The Finance Bill that I shall propose to the House for enactment before the dissolution will be confined to such Clauses as are needed to give effect to my Budget proposals and to carry on the finances of the nation. The Budget Resolutions that I am moving today will have the same restricted scope as the Bill. In particular, we do not intend to move the general Resolution for the Amendment of the Law, on which the Budget debate normally takes place. But we shall welcome a comprehensive discussion of the Budget proposals and the financial and economic situation; and, if the Chair will permit, the usual wide debate of this nature will be founded on the last of the Resolutions.

The scope of the debate on the Finance Bill will, naturally, be for consideration by the Chair in due course; but, given the restricted scope of the Resolutions and the Bill, I think it right to tell hon Members that there will be a corresponding restriction in the opportunities for moving Amendments and New Clauses.

This procedure follows the practice adopted on previous exceptional occasions of this kind. In order to help hon. Members who may find it useful to have as soon as possible the text of the Finance Bill, which would be introduced on the Budget Resolutions I am moving, I intend to lay a draft of its Clauses before the House today as a White Paper, and this will be available to hon. Members at the same time as the text of the Budget Resolutions. It will be for the next Government to consider whether any further fiscal legislation is necessary later in the year.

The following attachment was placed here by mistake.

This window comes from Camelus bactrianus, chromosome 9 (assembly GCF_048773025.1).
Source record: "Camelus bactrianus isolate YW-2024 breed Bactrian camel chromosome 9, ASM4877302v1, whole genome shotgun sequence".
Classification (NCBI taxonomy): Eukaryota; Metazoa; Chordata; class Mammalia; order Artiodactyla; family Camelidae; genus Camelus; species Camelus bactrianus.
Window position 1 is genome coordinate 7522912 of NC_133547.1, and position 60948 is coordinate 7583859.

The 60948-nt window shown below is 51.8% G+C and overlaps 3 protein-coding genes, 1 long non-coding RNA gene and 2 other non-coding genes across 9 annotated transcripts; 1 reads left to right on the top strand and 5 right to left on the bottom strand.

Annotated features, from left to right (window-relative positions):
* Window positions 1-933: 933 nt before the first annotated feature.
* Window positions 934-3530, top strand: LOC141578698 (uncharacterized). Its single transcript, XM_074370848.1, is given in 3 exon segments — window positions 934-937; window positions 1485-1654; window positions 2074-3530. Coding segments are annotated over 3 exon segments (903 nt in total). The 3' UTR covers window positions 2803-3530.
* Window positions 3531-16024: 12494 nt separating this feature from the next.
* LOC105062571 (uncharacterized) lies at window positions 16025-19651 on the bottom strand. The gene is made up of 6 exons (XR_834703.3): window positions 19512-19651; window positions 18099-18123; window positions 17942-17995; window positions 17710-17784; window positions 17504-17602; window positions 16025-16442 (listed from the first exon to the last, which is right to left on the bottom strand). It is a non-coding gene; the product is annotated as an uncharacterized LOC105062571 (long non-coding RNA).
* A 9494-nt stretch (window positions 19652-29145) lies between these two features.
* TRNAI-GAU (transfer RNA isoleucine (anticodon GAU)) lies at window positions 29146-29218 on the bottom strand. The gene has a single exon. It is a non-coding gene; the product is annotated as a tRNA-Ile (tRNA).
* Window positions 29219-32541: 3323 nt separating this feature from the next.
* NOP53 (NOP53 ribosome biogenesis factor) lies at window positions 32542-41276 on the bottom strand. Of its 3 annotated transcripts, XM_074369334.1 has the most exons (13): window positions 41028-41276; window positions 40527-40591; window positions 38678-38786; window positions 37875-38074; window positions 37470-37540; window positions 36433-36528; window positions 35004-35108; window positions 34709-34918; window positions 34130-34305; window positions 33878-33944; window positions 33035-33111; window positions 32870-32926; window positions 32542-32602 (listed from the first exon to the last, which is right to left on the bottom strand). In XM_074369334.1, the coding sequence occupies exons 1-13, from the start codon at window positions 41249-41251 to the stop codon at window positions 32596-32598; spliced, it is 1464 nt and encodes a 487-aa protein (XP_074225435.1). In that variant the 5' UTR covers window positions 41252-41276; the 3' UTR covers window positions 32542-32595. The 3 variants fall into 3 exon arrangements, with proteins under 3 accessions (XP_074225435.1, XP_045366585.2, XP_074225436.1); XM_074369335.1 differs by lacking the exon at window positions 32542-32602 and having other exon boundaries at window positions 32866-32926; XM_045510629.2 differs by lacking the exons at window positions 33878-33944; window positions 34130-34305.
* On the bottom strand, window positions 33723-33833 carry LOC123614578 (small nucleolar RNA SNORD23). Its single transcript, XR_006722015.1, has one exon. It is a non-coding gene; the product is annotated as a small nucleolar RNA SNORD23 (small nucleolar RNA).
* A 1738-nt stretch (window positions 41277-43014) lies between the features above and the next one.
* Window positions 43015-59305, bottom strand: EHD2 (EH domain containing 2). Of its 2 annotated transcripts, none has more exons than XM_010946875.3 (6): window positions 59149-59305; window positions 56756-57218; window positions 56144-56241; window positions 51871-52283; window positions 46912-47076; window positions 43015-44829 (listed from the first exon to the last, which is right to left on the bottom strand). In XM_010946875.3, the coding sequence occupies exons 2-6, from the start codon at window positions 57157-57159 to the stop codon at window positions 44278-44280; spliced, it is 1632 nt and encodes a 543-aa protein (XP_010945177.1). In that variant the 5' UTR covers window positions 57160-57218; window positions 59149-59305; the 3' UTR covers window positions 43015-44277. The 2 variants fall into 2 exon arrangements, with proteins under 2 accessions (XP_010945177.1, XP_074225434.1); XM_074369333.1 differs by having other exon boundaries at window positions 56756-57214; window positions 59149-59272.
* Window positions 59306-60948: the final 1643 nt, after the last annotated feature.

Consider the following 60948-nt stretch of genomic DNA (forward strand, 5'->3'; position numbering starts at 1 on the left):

I now come to my final Budget decisions. This year I have had to bear three considerations in mind. First, if we are to continue to preserve the balance of the economy, I can afford to give away only a limited amount of my surplus. Secondly, the Budget proposals must constitute, before all else, a fresh incentive to the forces of growth and expansion. Thirdly, anything I suggest this year must, of necessity, be of a classical purity and simplicity.

I have considered carefully the recommendations in the Second Report of the Royal Commission on Taxation. I am very glad to be able to pay public tribute to the valuable and stimulating document which Lord Radcliffe and his colleagues have produced. In the light of their study of the graduation of the personal Income Tax, I should very much like to give some help to the family man. I should also like so to adjust the tax scales as to liberate as many people as possible from the complications of P.A.Y.E., especially where the amount of tax which it collects is very small.